Modifiable risk factors for dementia, and awareness of brain health behaviors: Results from the Five Lives Brain Health Ireland Survey (FLBHIS).
Dukelow T., Lawrence EG., Jacobson L., Vassilev P., Koychev I., Muhammed K., Kennelly SP.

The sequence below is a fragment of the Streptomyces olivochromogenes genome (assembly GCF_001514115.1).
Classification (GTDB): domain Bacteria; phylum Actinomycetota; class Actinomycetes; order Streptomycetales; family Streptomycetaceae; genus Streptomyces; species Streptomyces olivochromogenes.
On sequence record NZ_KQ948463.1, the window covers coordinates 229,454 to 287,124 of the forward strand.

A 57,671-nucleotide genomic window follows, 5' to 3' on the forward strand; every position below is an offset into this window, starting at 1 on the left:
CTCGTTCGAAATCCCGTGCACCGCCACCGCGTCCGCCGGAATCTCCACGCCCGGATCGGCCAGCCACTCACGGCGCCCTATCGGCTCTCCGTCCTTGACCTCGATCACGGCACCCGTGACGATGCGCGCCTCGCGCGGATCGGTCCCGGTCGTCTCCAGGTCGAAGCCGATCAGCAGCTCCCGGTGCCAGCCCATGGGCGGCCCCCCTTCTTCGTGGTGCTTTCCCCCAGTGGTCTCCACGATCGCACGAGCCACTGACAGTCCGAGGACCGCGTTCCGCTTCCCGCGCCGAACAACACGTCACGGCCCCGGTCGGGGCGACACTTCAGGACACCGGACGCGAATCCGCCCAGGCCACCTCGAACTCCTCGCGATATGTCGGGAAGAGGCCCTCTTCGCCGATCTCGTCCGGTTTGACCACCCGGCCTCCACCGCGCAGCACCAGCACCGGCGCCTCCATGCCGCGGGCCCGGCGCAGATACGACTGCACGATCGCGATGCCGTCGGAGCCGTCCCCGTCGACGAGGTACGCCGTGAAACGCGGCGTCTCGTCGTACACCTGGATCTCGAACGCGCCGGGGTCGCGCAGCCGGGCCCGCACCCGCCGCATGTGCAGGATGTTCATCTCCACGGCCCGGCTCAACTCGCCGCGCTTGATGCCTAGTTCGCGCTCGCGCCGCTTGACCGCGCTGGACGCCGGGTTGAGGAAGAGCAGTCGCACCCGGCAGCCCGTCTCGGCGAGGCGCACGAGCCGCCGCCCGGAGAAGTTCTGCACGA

Up to 40% of dementias globally are attributable to modifiable risk factors. Many existing studies examining attitudes to brain health are limited by a failure to consider a range of pertinent risk factors and associated barriers to protective behaviors. In Ireland, self-reported knowledge of dementia is poor compared to other conditions. In this context, the current study aimed to explore exposure to and awareness of specific modifiable risk factors for dementia. We also aimed to investigate whether exposure to these risk factors is associated with demographic and socioeconomic factors. A cross-sectional survey was administered to 555 voluntary participants in February 2022. The survey captured the following information: (1) Sociodemographic factors; (2) Exposure to, as well as knowledge of modifiable risk factors for dementia, namely diet, social interaction, exercise, hypertension, sleep, depression, smoking, alcohol consumption, cognitive stimulation, hearing impairment, diabetes, air pollution, and head injury. The study population comprised 551 participants (50.3% male; 49.6% female). Mean age was 59.7 years. Modifiable risk factors for dementia were prevalent. Relative to females, male gender was significantly associated with multiple risk factors. Whilst 65.6% of participants believed that lifestyle improvements can decrease a person's risk of developing dementia, only 31.4% believed that dementia could be prevented. Head injury (90.9%, n = 500), low mental stimulation (85.3%, n = 469), and alcohol consumption (77.8%, n = 428) were the three most commonly recognized risk factors. Awareness was significantly greater in both university groups (undergraduate and postgraduate) for multiple risk factors. Our findings demonstrate that the distribution of exposure to modifiable risk factors for dementia is unequal across gender and age groups, and that awareness levels vary across risk factors. These findings highlight that focus surrounding dementia prevention should shift toward individual risk profiling and should be tailored toward an individual's specific needs.